Across the country, white supremacist groups continue to glorify symbols of the Confederacy. Cities from Baltimore to Charleston to New Orleans have already reckoned with these complicated histories by quickly removing public support for Confederate symbols. We believe that Mechanicsville can also find a way to honor all parts of our history by acknowledging these historical facts and present realities. Right now, images of Jefferson Davis and Robert E. Lee hang on banners in Lee-Davis High School as symbols of pride. Stonewall Jackson's name is imprinted on sweatshirts and murals next door. Lee-Davis students are taught that a Confederate symbol is a source of pride and the Confederate mascot is met with cheers at football games. We can take it upon ourselves to remove the association with these symbols still used by white supremacists as a source of pride.
Today, Hanover County Public Schools are integrated with students from all races and 28 different native languages. This diversity is planned to increase in the future. Our long range plan for 2017-2023 reflects important themes of relevance, equity, relationships and community. Hanover’s mission is to inspire, empower and lead as a student-centered, community-driven school district that assures a quality education for success in a changing world. Hanover agrees that public education must foster equitable opportunities for each child and that students thrive in a safe and secure environment that nurtures the whole child.
The long range plan sets forward goals and objectives to 1) provide a community that promotes diversity through awareness, appreciation and understanding, 2) create an environment of mutual trust in which all employees feel supported, empowered, valued and engaged, 3) provide a safe, inclusive environment that engages all students, and 4) evaluate factors that impact the social and emotional safety of students. Continuing to glorify symbols of the Confederacy in school names and mascots directly contradicts these goals, missions and values for the future of Hanover County Public Schools.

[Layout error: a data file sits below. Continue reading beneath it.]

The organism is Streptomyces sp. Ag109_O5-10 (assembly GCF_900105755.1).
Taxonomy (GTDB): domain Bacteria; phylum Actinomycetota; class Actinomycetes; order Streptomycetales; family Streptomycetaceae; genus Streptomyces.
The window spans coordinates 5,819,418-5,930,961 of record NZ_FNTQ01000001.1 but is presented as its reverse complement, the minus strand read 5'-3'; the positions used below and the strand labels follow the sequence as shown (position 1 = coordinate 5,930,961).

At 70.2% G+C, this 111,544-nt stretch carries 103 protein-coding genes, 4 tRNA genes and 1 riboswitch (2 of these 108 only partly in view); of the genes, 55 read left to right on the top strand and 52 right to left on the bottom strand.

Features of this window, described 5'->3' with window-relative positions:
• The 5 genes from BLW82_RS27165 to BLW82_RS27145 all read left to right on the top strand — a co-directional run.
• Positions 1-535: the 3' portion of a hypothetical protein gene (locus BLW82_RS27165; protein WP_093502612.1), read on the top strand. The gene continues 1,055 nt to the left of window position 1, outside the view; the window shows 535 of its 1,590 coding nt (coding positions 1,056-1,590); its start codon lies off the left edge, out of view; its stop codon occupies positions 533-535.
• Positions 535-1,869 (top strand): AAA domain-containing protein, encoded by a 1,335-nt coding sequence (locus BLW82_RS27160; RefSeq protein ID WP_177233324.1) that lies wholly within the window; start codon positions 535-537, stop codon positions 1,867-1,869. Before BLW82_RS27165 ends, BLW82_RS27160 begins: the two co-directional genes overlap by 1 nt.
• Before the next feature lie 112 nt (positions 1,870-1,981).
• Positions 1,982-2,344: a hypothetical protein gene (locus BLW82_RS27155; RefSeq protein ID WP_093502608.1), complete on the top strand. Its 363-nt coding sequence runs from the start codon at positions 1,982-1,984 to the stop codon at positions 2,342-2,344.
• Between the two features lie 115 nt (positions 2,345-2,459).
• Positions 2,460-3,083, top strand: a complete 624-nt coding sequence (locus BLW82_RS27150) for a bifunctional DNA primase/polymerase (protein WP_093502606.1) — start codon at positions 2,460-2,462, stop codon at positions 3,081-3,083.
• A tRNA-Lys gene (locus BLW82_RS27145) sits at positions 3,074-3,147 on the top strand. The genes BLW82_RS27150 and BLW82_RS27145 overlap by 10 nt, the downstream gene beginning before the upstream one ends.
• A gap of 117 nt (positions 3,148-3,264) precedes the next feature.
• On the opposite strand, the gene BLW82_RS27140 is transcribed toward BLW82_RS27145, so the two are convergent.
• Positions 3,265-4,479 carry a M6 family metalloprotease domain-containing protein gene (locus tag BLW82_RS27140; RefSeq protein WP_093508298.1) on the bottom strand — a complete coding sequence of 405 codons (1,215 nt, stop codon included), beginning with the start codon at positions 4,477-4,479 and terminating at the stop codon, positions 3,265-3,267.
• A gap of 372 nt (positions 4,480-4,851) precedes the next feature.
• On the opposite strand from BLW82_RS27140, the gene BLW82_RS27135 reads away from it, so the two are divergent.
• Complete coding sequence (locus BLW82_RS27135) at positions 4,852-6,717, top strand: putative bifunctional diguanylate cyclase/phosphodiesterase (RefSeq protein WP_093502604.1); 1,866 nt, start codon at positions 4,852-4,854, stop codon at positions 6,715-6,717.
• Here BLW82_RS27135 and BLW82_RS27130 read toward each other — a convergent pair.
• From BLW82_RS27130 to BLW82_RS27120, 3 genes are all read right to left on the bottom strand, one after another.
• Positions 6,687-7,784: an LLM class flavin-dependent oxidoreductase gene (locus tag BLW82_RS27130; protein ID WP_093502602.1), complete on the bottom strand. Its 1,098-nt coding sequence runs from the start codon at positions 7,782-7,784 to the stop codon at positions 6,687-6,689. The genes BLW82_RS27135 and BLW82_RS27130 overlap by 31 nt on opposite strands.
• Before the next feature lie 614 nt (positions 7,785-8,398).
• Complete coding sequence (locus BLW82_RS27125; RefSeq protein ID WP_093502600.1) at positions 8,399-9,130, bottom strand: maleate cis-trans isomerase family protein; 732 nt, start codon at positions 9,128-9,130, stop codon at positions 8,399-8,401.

We are a peaceful coalition that seeks compromise to benefit all parties involved. This necessary process can be long, but we are committed to make it a reality. We seek inspiration from Quioccasin Middle School in our neighboring Henrico County where a peaceful change removed their negative association with Harry Byrd and his tireless support for segregation in Virginia. Members of that community can testify to the positive results following their necessary and economical compromise. We want to work with the school board and Hanover administrators to implement a democratic process to choose a name not associated with or glorified by white supremacist organizations. A neutral name such as Mechanicsville High School or Mechanicsville Middle School are two simple recommendations, but the possibilities are wide. We want to work with the school board and Hanover administrators to propose a reasonable budget to implement these necessary changes, some quickly and others gradually, for the most convenient and economic solution.